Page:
Kevin Locaj
Zero Trust Security Strategies and Guideline
Zero Trust is like the design of the layout of a high security military base, airport or bank, where the security is embedded into the design stage. Consequently, Zero-Trust strategies incorporate ‘Secure by Design’ principles into the early constructs of an organization’s architecture. The premise of Zero-Trust (as the name indicates) is to assume that every interaction begins in an untrusted state. In contrast, traditional perimeter security often determines trustworthiness based on whether communication starts from inside a firewall. Zero-Trust is an alternative to traditional perimeter security, which due to the widespread moves to hybrid environments, remote working and insider risk has become increasingly regarded as being a flawed concept. Technology has evolved, as have work environments, but equally the cyber criminals’ tactics and techniques have evolved as well. It’s not a matter of if, but when, that opportunist malicious actor gets beyond your perimeter and organizations need to design their security architecture so that it predicts this. Zero trust starts by focusing on identifying those assets that need to be protected, by defining your protect surface (e.g. critical data, application, assets, and services), and then mapping the data and transaction flows across this (identifying any connected/impactful assets) and designing a zero-trust architecture through the effective siting of next-generation firewalls so that the defined protect surfaces are isolated and access is strictly restricted, based upon the principle of least privilege. Finally, understanding the environment your attack surfaces, needing protection, you are better able to understand what NORMAL is so that you can quickly find and respond to the detection of any potential ABNORMAL activities so that you can apply the 6 Ds of Defense (Deter, Detect, Disrupt, Delay, Deny and Defend).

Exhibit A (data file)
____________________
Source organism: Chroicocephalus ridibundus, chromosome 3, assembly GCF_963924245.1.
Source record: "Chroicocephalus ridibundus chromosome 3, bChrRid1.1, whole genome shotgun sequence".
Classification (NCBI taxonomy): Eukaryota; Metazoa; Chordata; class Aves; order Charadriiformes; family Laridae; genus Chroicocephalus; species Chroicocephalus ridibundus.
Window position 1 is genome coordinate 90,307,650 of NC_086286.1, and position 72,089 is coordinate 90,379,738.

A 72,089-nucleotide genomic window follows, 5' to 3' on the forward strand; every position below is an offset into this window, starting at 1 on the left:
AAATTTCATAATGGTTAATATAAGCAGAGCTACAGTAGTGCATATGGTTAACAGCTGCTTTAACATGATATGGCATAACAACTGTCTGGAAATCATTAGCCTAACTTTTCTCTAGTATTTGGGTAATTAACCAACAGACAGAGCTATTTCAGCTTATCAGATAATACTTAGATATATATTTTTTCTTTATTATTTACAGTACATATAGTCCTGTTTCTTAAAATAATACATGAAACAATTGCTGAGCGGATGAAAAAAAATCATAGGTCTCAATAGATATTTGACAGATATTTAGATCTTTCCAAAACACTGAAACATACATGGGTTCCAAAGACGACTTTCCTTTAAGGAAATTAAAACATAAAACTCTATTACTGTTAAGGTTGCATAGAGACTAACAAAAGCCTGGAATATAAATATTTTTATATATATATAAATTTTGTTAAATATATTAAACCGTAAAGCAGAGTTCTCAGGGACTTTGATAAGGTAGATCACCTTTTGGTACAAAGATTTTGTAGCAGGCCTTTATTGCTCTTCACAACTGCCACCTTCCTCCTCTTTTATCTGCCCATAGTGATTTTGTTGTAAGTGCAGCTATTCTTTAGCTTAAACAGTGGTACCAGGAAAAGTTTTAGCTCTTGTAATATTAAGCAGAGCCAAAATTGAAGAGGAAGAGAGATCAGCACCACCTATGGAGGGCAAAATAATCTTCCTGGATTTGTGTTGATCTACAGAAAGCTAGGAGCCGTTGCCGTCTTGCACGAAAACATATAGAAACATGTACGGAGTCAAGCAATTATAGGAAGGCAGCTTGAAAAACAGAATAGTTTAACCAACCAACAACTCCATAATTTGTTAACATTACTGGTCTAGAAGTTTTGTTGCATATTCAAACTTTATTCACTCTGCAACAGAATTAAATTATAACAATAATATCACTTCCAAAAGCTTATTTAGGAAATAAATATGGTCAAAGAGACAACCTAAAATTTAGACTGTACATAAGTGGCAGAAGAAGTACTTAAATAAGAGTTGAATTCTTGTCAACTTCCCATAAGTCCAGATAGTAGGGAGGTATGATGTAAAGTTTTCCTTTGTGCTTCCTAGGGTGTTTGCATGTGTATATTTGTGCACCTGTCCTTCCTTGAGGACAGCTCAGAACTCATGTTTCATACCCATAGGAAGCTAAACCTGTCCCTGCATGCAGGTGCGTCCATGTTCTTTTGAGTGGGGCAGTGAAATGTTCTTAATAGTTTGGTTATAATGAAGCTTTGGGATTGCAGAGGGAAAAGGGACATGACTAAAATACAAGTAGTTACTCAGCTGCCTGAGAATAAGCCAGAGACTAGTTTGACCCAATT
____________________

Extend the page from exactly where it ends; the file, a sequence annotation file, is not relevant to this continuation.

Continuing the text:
Jim Seaman
Digital Transformation in Policing: The Promise, Perils and Solutions
herausgegeben von
Reza Montasari
Victoria Carpenter
Anthony J. Masys